Across the street from a small Baptist church and sandwiched between acres of soybeans and sugar cane, earth-moving equipment and scattered dirt piles serve as some of the few visual cues to one of the state’s most high-profile symbols of its juvenile justice reform efforts.

The site, on the southern edge of this small Avoyelles Parish town between Lafayette and Alexandria, featured more visitors than usual on Thursday, as state and local officials converged to celebrate the beginning phases of construction on Louisiana’s newest juvenile “secure care” facility. The term, coined as a euphemism for juvenile prisons, more accurately fits the description of the Acadiana Center for Youth than any previously built juvenile lockup, officials say, such as the Swanson Center for Youth in Monroe, the Bridge City Center for Youth in New Orleans and the recently closed Jetson Center for Youth in Baker.

While Swanson and Bridge City have been partially redesigned to accommodate the state’s gradual shift to a model of therapeutic care from its previous corrections-focused standard, Dr. Mary Livers, deputy secretary of the Office of Juvenile Justice, said the Bunkie facility is the first of its kind that will be built under the more treatment-focused rehabilitation plan dubbed the Louisiana Model for Secure Care.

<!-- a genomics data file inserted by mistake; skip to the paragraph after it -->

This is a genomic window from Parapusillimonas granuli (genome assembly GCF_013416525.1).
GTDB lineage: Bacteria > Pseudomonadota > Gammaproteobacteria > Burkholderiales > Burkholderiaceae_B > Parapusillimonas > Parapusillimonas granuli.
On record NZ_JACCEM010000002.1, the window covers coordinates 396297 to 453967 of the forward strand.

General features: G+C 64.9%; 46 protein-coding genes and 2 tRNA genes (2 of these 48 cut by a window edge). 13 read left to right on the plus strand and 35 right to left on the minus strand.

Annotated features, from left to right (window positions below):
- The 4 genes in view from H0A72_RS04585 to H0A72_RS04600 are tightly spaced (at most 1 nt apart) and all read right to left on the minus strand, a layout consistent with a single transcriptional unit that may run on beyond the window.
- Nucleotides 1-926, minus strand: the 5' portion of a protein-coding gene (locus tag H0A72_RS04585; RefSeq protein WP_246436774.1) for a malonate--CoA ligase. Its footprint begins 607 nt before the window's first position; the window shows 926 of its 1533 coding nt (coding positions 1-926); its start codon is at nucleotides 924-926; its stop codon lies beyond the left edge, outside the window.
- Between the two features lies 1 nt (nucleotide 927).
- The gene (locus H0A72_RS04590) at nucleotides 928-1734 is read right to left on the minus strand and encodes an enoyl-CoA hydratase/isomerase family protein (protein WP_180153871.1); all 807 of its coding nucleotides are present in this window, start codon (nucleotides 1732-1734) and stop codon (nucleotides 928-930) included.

“Louisiana citizens should be very proud that we are moving forward,” Livers said. “And I think we are on the right track. Every day we get better at what we’re doing.”

Ever since the federal government declared Louisiana’s juvenile justice system one of the least effective, most dangerous juvenile corrections systems in the country in the early 2000s, state officials have been under the gun to make improvements. And so far, according to juvenile judges, state legislators and other youth advocates, progress undoubtedly has been made.

It’s the level of progress that remains ripe for disagreement.

Mark Steward, founder of the “Missouri Model,” a regionalized and treatment-based approach to juvenile rehabilitation in stark contrast with the adult corrections system, said Louisiana has made great strides in juvenile justice reform. In fact, he now recommends officials from states wanting to implement change to visit Louisiana, citing the state’s transformation as nothing short of monumental.

“They’ve really changed it from one of the worst to one of the very best,” Steward said.